offer some beautiful apartments but for you AirBnb fans, you’ll be spoilt for choice.
Where to eat and drink in Amsterdam
There are of course your usual top dining restaurants in Amsterdam but the best food is found within cafes or pop up street food. On our odd evening out, I particularly enjoyed the all you can eat sushi at Sumo with other pinned choices being Restaurant Jansz, Café de Jaren and Eetcafe Koevoet.
I’d also love to return and eat at Singel 101 where the chefs will only ask for a list of things you don’t like, creating a completely bespoke menu just for you.
Apart from eating, Amsterdam is also loved for its fantastic bar scene. Featuring some of the world’s top bars, going out for a cocktail of two is a must.
James Bond themed Vesper was a good choice for a more quiet sophisticated drink, with a few chatty locals inside.
Tales & Spirits
Our favourite was the lively Tales & Spirits which serves a creative collection of drinks in a buzzing room where you’ll be lucky to get a table without a reservation. We popped by at 10pm on a Sunday night and were happy to only wait 20 minutes outside on a wooden bench, located in a tiny narrow street.
Hiding in Plain Sight
Although we didn’t get to visit this award-winning bar, we’ll definitely be booking it in next time. Known for even more quirky menus and in a crafty yet cosy space that themes itself around the 1920s.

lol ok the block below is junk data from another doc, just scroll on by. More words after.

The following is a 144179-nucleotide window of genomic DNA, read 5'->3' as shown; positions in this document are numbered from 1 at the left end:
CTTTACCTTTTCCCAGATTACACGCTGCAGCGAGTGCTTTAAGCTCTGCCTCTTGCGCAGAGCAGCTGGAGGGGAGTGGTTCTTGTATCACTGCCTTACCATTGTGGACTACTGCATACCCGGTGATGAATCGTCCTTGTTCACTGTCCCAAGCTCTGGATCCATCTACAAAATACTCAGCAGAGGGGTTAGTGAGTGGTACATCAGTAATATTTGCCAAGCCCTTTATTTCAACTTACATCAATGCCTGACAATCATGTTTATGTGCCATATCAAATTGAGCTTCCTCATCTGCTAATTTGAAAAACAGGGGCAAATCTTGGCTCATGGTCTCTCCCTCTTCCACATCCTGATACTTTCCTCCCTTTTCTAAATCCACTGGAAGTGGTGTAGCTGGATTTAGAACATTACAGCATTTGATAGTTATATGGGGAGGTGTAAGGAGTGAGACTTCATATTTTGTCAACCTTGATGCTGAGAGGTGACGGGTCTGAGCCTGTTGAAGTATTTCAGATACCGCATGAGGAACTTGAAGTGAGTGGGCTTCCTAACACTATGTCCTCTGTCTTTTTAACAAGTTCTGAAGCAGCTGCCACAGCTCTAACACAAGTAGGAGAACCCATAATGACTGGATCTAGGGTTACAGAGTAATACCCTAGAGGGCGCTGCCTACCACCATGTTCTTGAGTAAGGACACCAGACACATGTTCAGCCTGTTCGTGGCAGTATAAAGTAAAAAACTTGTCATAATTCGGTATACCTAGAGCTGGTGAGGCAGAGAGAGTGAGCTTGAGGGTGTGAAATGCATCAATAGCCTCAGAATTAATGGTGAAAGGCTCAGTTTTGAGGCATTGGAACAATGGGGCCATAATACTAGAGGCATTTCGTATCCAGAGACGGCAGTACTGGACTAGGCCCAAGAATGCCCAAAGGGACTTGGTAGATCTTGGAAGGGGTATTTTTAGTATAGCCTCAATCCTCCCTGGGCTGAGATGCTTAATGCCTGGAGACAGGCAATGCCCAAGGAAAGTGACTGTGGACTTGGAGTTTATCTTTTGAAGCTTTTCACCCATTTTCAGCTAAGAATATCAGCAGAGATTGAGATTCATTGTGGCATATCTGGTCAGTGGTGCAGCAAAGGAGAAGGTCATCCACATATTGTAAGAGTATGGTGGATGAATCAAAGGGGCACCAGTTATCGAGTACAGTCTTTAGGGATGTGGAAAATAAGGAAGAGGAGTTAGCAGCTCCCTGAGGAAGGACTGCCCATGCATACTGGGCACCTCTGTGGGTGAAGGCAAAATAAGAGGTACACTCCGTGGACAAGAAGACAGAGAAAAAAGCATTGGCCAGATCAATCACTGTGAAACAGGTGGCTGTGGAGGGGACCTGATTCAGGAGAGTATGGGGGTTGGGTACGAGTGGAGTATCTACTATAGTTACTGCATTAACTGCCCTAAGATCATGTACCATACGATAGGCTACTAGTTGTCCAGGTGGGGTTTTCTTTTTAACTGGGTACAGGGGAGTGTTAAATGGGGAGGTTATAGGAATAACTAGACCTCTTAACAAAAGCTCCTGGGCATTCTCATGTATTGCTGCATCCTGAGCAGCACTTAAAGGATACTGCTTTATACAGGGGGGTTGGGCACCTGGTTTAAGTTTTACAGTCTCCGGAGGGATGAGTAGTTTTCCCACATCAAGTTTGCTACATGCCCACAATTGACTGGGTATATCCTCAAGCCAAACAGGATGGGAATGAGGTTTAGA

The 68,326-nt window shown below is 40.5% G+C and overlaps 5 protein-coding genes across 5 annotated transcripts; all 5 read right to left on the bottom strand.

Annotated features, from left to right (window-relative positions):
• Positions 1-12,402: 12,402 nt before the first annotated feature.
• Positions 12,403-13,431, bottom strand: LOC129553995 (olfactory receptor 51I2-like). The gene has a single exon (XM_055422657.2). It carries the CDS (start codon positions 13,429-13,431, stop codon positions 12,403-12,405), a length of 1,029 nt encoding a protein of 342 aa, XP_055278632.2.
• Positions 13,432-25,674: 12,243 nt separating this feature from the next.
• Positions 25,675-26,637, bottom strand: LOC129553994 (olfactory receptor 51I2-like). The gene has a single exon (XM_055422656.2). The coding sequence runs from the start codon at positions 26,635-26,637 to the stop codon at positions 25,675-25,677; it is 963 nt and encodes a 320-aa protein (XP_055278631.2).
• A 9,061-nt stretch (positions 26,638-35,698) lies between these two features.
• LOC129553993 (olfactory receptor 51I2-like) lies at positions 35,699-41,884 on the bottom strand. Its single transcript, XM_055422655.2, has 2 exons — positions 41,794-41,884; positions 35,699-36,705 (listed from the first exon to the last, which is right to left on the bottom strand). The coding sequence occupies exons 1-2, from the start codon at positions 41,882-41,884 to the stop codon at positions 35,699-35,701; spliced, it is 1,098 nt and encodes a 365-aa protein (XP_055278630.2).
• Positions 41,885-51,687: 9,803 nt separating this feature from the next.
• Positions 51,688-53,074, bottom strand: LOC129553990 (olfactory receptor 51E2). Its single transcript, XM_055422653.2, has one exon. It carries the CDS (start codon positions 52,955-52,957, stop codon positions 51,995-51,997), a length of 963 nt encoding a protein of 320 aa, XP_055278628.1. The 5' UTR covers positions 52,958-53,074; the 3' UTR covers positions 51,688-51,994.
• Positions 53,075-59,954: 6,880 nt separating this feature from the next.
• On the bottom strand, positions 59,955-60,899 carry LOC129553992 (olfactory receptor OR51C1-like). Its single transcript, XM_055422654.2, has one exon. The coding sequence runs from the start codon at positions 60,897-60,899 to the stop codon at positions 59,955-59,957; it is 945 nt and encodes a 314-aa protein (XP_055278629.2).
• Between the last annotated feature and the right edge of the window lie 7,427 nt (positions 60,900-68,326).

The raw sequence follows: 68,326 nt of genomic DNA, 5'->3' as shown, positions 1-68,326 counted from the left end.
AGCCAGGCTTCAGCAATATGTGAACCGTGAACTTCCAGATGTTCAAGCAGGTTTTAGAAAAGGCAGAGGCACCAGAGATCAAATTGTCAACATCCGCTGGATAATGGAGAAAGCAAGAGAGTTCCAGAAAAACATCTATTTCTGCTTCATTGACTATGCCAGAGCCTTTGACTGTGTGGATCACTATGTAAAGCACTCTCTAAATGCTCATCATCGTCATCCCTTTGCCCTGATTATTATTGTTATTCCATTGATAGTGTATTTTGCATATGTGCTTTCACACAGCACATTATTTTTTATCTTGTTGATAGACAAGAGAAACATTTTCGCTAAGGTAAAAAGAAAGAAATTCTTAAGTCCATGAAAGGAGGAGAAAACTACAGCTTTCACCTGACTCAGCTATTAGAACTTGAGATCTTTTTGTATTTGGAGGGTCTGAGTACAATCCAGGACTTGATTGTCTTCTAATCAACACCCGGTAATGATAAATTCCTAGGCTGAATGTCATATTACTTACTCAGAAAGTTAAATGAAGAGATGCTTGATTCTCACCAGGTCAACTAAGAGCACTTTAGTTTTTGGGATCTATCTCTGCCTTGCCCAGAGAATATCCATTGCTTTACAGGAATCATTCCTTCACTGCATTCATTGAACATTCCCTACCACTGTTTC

Like many hipster cities, Amsterdam is packed with quirky cafes (the kind that sell actual coffee!) and fun foodie stops that you would be unlikely to find anywhere else.
My favourite discovery was Aarbei, a small quiet café themed around one particular ingredient that if you speak Dutch you’ll have already guessed! That’s right; everything on the menu featured some kind of strawberry, from smoothies to pancakes to everything in between!
Other great finds included the Floor 17 bar which combined refreshing cocktails with panoramic views of Amsterdam’s Rembrandt Park. Open for lunch, dinner and cocktail hour, this is a great place to come at any time of day depending on the view!
We came across IJsmanchap whilst making our way to Rembrandt Park. Serving delicious homemade popsicles you’ll find lines of visitors outside licking lollies on warmer days.
Amsterdam has quite a variety of healthy cafes and Lite/Dark is a popular choice. The split menu combines smoothie bowls, rolls, quesadillas and power soups with a selection of healthy delicious drinks. And their interactive online menu is quite the fun introduction!
CT & Coconuts
Another of Amsterdam’s themed cafes, CT & Coconuts is inspired by the beach life serving up coffee, coconut juice and incredible sounding food from breakfast until dinner.
Other top tips for a weekend trip to Amsterdam
The Amsterdam public transport is particularly easy to use. We recommend purchasing a GVB pass on arrival from the office outside the Central Station for the length of your trip.
If you have a late flight, luggage storage can be found in Central Station for approximately 10 euros a day, just make sure to get there before the lockers fill up around midday!
Massive thanks to Eppie for putting together this weekend guide to Amsterdam. You can check out her over on her blog